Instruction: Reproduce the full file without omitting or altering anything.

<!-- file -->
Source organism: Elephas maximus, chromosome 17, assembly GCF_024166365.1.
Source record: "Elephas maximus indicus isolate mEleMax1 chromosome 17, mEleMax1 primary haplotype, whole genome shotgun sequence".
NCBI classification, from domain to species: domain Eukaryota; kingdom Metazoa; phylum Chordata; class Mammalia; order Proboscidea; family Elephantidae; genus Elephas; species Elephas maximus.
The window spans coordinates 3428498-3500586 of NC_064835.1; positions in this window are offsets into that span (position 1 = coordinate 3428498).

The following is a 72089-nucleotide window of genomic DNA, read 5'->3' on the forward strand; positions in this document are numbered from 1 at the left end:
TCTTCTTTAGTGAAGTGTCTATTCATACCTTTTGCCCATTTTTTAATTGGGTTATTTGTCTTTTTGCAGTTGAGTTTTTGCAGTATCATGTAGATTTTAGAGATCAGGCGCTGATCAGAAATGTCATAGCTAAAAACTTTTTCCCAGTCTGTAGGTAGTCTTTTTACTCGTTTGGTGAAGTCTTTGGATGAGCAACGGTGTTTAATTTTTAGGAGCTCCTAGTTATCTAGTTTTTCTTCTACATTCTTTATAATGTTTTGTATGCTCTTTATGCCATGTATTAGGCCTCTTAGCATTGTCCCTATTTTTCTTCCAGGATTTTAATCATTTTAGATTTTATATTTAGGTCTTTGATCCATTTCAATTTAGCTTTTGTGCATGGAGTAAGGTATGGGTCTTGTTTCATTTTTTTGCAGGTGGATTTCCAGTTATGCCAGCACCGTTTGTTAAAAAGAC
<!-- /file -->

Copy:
Source organism: Elephas maximus, chromosome 17, assembly GCF_024166365.1.
Source record: "Elephas maximus indicus isolate mEleMax1 chromosome 17, mEleMax1 primary haplotype, whole genome shotgun sequence".
NCBI classification, from domain to species: domain Eukaryota; kingdom Metazoa; phylum Chordata; class Mammalia; order Proboscidea; family Elephantidae; genus Elephas; species Elephas maximus.
The window spans coordinates 3428498-3500586 of NC_064835.1; positions in this window are offsets into that span (position 1 = coordinate 3428498).

The following is a 72089-nucleotide window of genomic DNA, read 5'->3' on the forward strand; positions in this document are numbered from 1 at the left end:
TCTTCTTTAGTGAAGTGTCTATTCATACCTTTTGCCCATTTTTTAATTGGGTTATTTGTCTTTTTGCAGTTGAGTTTTTGCAGTATCATGTAGATTTTAGAGATCAGGCGCTGATCAGAAATGTCATAGCTAAAAACTTTTTCCCAGTCTGTAGGTAGTCTTTTTACTCGTTTGGTGAAGTCTTTGGATGAGCAACGGTGTTTAATTTTTAGGAGCTCCTAGTTATCTAGTTTTTCTTCTACATTCTTTATAATGTTTTGTATGCTCTTTATGCCATGTATTAGGCCTCTTAGCATTGTCCCTATTTTTCTTCCAGGATTTTAATCATTTTAGATTTTATATTTAGGTCTTTGATCCATTTCAATTTAGCTTTTGTGCATGGAGTAAGGTATGGGTCTTGTTTCATTTTTTTGCAGGTGGATTTCCAGTTATGCCAGCACCGTTTGTTAAAAAGAC